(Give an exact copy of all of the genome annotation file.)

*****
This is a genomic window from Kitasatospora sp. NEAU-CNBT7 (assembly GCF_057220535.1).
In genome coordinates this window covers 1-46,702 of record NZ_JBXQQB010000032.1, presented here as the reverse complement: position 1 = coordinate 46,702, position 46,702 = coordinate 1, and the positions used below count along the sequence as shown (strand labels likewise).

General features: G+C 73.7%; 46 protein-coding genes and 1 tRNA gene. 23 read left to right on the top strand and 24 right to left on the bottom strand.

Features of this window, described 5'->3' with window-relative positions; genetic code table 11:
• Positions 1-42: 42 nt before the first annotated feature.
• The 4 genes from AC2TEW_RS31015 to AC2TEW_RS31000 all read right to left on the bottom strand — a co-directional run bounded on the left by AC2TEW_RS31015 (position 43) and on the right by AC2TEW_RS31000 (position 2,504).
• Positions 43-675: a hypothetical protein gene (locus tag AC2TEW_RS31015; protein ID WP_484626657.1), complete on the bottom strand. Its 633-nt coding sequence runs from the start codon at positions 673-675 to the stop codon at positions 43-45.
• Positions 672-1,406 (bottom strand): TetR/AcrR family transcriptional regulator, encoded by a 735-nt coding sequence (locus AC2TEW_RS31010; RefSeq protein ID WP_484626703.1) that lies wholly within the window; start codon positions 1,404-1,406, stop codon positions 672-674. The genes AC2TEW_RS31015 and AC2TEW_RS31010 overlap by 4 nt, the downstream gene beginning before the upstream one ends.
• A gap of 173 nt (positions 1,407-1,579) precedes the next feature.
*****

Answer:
This is a genomic window from Kitasatospora sp. NEAU-CNBT7 (assembly GCF_057220535.1).
In genome coordinates this window covers 1-46,702 of record NZ_JBXQQB010000032.1, presented here as the reverse complement: position 1 = coordinate 46,702, position 46,702 = coordinate 1, and the positions used below count along the sequence as shown (strand labels likewise).

General features: G+C 73.7%; 46 protein-coding genes and 1 tRNA gene. 23 read left to right on the top strand and 24 right to left on the bottom strand.

Features of this window, described 5'->3' with window-relative positions; genetic code table 11:
• Positions 1-42: 42 nt before the first annotated feature.
• The 4 genes from AC2TEW_RS31015 to AC2TEW_RS31000 all read right to left on the bottom strand — a co-directional run bounded on the left by AC2TEW_RS31015 (position 43) and on the right by AC2TEW_RS31000 (position 2,504).
• Positions 43-675: a hypothetical protein gene (locus tag AC2TEW_RS31015; protein ID WP_484626657.1), complete on the bottom strand. Its 633-nt coding sequence runs from the start codon at positions 673-675 to the stop codon at positions 43-45.
• Positions 672-1,406 (bottom strand): TetR/AcrR family transcriptional regulator, encoded by a 735-nt coding sequence (locus AC2TEW_RS31010; RefSeq protein ID WP_484626703.1) that lies wholly within the window; start codon positions 1,404-1,406, stop codon positions 672-674. The genes AC2TEW_RS31015 and AC2TEW_RS31010 overlap by 4 nt, the downstream gene beginning before the upstream one ends.
• A gap of 173 nt (positions 1,407-1,579) precedes the next feature.